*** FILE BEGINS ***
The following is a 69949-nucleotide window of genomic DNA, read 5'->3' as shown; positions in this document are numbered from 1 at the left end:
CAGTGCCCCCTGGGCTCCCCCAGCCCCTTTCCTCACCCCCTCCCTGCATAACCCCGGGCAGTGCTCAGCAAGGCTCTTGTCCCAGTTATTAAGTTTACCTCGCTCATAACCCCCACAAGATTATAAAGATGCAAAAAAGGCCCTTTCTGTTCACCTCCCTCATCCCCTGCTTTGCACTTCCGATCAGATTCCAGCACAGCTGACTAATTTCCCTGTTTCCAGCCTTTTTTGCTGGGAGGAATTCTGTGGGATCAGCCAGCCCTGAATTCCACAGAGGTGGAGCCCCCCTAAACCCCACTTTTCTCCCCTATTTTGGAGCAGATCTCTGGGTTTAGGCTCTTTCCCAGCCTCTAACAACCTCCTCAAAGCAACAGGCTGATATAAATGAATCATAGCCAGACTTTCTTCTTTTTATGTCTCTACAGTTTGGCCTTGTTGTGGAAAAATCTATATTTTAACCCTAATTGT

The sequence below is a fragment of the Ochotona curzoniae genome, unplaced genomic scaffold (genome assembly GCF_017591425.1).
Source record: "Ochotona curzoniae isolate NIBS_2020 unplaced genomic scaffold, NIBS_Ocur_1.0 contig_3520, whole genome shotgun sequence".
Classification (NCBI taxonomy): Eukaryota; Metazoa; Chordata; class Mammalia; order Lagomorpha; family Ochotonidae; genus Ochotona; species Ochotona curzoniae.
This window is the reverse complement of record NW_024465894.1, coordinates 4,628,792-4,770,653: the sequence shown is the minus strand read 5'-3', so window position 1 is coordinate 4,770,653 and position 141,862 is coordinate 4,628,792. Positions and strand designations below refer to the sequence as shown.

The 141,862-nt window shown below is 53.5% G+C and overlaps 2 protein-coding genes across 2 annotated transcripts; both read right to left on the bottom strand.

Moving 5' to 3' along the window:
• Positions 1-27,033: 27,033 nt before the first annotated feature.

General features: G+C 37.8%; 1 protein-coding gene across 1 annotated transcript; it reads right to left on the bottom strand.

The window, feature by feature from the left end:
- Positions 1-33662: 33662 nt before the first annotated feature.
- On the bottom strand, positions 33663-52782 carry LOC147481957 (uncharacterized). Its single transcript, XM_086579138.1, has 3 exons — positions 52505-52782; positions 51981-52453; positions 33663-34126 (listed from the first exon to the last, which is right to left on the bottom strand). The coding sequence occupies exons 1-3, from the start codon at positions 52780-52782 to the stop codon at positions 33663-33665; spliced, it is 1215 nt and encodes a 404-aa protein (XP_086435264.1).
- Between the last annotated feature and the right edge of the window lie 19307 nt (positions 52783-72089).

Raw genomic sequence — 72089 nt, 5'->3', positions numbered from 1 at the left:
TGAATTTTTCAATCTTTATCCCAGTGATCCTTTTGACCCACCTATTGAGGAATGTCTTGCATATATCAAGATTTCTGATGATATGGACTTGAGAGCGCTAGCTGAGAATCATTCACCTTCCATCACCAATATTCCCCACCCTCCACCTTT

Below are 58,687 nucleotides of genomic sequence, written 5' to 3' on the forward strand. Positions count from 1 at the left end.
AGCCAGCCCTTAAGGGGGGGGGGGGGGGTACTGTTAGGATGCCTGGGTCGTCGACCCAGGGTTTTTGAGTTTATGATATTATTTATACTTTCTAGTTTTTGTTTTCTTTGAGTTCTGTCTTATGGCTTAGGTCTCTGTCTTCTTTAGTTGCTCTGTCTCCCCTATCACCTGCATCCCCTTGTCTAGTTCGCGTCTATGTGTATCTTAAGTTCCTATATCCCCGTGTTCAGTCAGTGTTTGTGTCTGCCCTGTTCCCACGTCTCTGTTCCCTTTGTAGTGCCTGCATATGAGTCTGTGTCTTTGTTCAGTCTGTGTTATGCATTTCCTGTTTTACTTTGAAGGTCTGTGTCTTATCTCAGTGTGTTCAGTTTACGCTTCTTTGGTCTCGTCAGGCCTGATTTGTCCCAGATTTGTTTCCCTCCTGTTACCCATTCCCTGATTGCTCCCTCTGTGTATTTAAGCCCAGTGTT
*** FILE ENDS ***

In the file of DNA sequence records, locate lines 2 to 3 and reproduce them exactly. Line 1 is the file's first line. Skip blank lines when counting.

CAGTGCCCCCTGGGCTCCCCCAGCCCCTTTCCTCACCCCCTCCCTGCATAACCCCGGGCAGTGCTCAGCAAGGCTCTTGTCCCAGTTATTAAGTTTACCTCGCTCATAACCCCCACAAGATTATAAAGATGCAAAAAAGGCCCTTTCTGTTCACCTCCCTCATCCCCTGCTTTGCACTTCCGATCAGATTCCAGCACAGCTGACTAATTTCCCTGTTTCCAGCCTTTTTTGCTGGGAGGAATTCTGTGGGATCAGCCAGCCCTGAATTCCACAGAGGTGGAGCCCCCCTAAACCCCACTTTTCTCCCCTATTTTGGAGCAGATCTCTGGGTTTAGGCTCTTTCCCAGCCTCTAACAACCTCCTCAAAGCAACAGGCTGATATAAATGAATCATAGCCAGACTTTCTTCTTTTTATGTCTCTACAGTTTGGCCTTGTTGTGGAAAAATCTATATTTTAACCCTAATTGT

The sequence below is a fragment of the Ochotona curzoniae genome, unplaced genomic scaffold (genome assembly GCF_017591425.1).